SELECTION PROCESS: Although the Award Committee is encouraged to consult with the theoretical computer science community at large, the Award Committee is solely responsible for the selection of the winner of the award. The Prize may be shared by more than one paper or series of papers, and the Award Committee reserves the right to declare no winner at all. All matters relating to the selection process that are not specified here are left to the discretion of the Award Committee.


2010: S. Arora. Polynomial-time approximation schemes for Euclidean TSP  and other geometric problems, Journal ACM 45(5), (1998), 753-782.                                           J.S.B. Mitchell.  Guillotine subdivisions approximate polygonal subdivisions: A simple polynomial-time approximation scheme for geometric TSP, k-MST, and related problems, SIAM J. Computing 28(4), (1999), 1298-1309.
2009: Omer Reingold, Salil Vadhan, and Avi Wigderson, “Entropywaves, the zig-zag graph product, and new constant-degree expanders”, Annals of Mathematics, 155 (2002), 157–187.
Omer Reingold, “Undirected connectivity in log-space”, Journal of the ACM 55
(2008), 1–24.

2008: Daniel A. Spielman and Shang-Hua Teng, “Smoothed analysis of algorithms : Why the simplex algorithm usually takes polynomial time”, Journal of the ACM, 51 (2004), 385–463.

2007: Alexander A. Razborov and Steven Rudich, “Natural Proofs”, Journal of Computer and System Sciences, 55 (1997), 24–35.

2006: Manindra Agrawal, Neeraj Kayal, and Nitin Saxena, “PRIMES is in P”, Annals of
Mathematics, 160 (2004), 1–13.

2005: Noga Alon, Yossi Matias and Mario Szegedy, “The space complexity of approximating
the frequency moments”, Journal of Computer and System Sciences, 58 (1999), 137– 147.

2004: Maurice Herlihy and Nir Shavit, “The Topological Structure of Asynchronous Computation”, Journal of the ACM, 46 (1999), 858–923.
Michael Saks and Fotios Zaharoglou, “Wait-Free k-Set Agreement Is Impossible :
The Topology of Public Knowledge”, SIAM Journal of Computing, 29 (2000), 1449–1483.

2003: Yoav Freund and Robert Schapire, “A Decision Theoretic Generalization of On-Line Learning and an Application to Boosting”, Journal of Computer and System Sciences 55 (1997), 119–139.

2002: Géraud Sénizergues, “L(A)=L(B) ? Decidaility results from complete formal systems”, Theoretical Computer Science 251 (2001), 1–166.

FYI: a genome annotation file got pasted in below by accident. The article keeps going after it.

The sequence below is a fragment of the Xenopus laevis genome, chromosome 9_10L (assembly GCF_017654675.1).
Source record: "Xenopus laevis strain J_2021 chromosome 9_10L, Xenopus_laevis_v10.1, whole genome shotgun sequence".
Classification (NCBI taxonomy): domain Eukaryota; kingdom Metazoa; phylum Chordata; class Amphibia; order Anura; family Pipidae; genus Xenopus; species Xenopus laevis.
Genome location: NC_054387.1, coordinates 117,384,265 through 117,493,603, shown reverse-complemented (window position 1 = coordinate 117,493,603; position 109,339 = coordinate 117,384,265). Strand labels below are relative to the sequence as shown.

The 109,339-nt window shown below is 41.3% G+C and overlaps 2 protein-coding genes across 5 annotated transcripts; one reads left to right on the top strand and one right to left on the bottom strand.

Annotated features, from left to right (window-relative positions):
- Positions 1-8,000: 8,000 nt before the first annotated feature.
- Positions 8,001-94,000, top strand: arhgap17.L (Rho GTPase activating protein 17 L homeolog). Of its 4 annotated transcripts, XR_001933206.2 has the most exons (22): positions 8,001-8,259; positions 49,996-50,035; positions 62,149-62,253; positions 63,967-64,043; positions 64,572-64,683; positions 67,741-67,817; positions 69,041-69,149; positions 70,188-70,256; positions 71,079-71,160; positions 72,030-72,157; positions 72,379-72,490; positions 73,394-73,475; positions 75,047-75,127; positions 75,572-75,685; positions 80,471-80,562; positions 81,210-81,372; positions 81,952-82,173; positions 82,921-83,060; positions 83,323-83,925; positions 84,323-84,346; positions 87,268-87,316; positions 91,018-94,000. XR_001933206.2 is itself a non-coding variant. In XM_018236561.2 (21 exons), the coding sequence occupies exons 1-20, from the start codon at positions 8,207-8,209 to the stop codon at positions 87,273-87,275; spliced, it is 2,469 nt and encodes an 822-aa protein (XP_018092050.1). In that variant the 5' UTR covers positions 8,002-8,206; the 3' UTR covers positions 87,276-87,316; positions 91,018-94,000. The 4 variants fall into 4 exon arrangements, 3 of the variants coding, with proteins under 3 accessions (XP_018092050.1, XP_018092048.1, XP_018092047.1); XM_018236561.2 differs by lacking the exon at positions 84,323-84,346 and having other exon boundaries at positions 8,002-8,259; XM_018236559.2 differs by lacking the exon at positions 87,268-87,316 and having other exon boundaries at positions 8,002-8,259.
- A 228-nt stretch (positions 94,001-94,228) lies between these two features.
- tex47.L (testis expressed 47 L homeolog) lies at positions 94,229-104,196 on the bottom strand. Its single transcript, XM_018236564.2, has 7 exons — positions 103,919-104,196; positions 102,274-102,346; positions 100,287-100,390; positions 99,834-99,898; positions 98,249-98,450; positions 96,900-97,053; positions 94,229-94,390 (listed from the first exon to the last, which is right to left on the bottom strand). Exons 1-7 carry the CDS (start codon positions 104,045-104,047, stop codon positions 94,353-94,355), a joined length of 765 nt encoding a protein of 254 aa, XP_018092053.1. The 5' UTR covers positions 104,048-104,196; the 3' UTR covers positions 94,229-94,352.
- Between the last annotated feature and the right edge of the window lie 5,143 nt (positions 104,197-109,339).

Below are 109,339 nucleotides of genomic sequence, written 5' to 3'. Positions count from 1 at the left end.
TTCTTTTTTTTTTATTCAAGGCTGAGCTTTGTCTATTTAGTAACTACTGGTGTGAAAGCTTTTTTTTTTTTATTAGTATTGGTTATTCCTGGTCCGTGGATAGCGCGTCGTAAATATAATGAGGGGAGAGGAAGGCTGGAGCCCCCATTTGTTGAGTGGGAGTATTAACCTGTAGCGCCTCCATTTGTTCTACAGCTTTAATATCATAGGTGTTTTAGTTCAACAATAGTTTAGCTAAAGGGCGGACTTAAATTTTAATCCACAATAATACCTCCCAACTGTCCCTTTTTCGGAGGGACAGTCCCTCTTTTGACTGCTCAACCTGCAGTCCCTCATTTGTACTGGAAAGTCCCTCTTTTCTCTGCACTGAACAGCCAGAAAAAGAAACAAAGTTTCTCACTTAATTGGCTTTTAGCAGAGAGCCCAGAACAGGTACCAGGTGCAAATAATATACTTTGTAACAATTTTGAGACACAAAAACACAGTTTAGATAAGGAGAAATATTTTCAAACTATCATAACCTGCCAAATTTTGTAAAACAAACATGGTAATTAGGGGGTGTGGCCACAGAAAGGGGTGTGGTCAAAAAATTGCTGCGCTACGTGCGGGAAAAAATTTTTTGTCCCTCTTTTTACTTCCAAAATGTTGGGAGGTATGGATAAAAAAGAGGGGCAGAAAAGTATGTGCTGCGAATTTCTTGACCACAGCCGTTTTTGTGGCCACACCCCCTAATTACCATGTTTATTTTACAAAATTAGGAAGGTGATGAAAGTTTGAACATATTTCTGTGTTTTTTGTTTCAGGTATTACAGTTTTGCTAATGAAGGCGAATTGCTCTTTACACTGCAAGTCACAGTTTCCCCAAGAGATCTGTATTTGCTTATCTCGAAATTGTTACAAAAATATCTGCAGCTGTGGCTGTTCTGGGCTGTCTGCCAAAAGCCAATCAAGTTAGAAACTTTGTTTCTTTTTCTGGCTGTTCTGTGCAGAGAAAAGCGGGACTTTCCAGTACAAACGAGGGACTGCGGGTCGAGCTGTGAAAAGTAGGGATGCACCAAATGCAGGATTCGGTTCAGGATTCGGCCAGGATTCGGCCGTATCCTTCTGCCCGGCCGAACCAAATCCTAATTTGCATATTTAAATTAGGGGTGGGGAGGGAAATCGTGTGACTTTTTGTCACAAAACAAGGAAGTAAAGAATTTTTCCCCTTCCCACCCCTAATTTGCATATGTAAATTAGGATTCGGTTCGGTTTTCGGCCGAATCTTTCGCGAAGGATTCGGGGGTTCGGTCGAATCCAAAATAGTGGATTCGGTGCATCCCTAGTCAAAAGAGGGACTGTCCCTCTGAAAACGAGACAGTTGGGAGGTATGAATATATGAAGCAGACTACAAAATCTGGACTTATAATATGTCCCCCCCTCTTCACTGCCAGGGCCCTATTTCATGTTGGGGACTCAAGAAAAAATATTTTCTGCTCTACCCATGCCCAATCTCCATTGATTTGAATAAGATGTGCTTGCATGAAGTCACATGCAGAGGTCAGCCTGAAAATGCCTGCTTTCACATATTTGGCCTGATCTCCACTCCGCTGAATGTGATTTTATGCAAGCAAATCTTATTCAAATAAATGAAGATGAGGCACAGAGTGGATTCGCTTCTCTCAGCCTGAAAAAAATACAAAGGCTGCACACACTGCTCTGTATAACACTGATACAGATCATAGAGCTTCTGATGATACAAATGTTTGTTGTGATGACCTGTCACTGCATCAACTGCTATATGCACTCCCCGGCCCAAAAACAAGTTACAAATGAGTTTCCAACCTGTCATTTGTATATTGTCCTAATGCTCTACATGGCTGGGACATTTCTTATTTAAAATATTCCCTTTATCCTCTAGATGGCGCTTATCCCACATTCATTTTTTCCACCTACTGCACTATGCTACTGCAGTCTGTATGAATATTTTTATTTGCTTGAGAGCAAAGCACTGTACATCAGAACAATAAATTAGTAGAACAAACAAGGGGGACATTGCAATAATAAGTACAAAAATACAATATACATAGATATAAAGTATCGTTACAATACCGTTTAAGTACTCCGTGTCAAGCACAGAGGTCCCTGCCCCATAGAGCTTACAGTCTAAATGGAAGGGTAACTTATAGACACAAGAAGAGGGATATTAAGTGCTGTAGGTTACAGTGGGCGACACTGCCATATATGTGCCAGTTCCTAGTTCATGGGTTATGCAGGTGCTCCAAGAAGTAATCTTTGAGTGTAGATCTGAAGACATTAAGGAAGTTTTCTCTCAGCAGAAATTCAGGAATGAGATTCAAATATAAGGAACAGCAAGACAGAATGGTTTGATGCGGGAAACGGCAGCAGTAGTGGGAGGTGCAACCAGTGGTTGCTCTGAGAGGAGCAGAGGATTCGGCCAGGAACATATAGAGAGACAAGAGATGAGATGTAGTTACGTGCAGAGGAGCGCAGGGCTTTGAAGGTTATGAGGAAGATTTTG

2001: Uriel Feige, Shafi Goldwasser, László Lovász, Shmuel Safra, and Mario Szegedy, “Interactive proofs and the hardness of approximating cliques”, Journal of the ACM 43 (1996), 268–292.
Sanjeev Arora and Shmuel Safra, “Probabilistic checking of proofs : a new characterization of NP”, Journal of the ACM 45 (1998), 70–122.
Sanjeev Arora, Carsten Lund, Rajeev Motwani, Madhu Sudan, and Mario Szegedy,
“Proof verification and the hardness of approximation problems”, Journal of the ACM 45 (1998), 501–555.

2000: Moshe Y. Vardi and Pierre Wolper, “Reasoning about infinite computations”, Information and Computation 115 (1994), 1–37.

1999: Peter W. Shor, “Polynomial-time algorithms for prime factorization and discrete logarithms on a quantum computer”, SIAM Journal on Computing 26 (1997), 1484–1509.

1998: Seinosuke Toda, “PP is as hard as the polynomial-time hierarchy”, SIAM Journal on Computing 20 (1991), 865–877.

1997: Joseph Halpern and Yoram Moses, “Knowledge and common knowledge in a distributed environment”, Journal of the ACM 37 (1990), 549–587.

1996: Alistair Sinclair and Mark Jerrum, “Approximate counting unform generation and rapidly mixing Markov chains”, Information and Computation 82 (1989), 93–133.
Mark Jerrum and Alistair Sinclair, “Approximating the permanent”, SIAM Journal
on Computing 18 (1989), 1149–1178.

1995: Neil Immerman, “Nondeterministic space is closed under complementation”, SIAM Journal on Computing 17 (1988), 935–938.
Róbert Szelepcsényi, “The method of forced enumeration for nondeterministic automata”, Acta Informatica 26 (1988), 279–284.

1994: Johan Håstad, “Almost optimal lower bounds for small depth circuits”, Advances in Computing Research 5 (1989), 143–170.

1993  László Babai and Shlomo Moran, “Arthur-Merlin games : a randomized proof system and a hierarchy of complexity classes”, Journal of Computer and System Sciences 36 (1988), 254–276.
Shafi Goldwasser, Silvio Micali and Charles Rackoff, “The knowledge complexity
of interactive proof systems”, SIAM Journal on Computing 18 (1989), 186–208.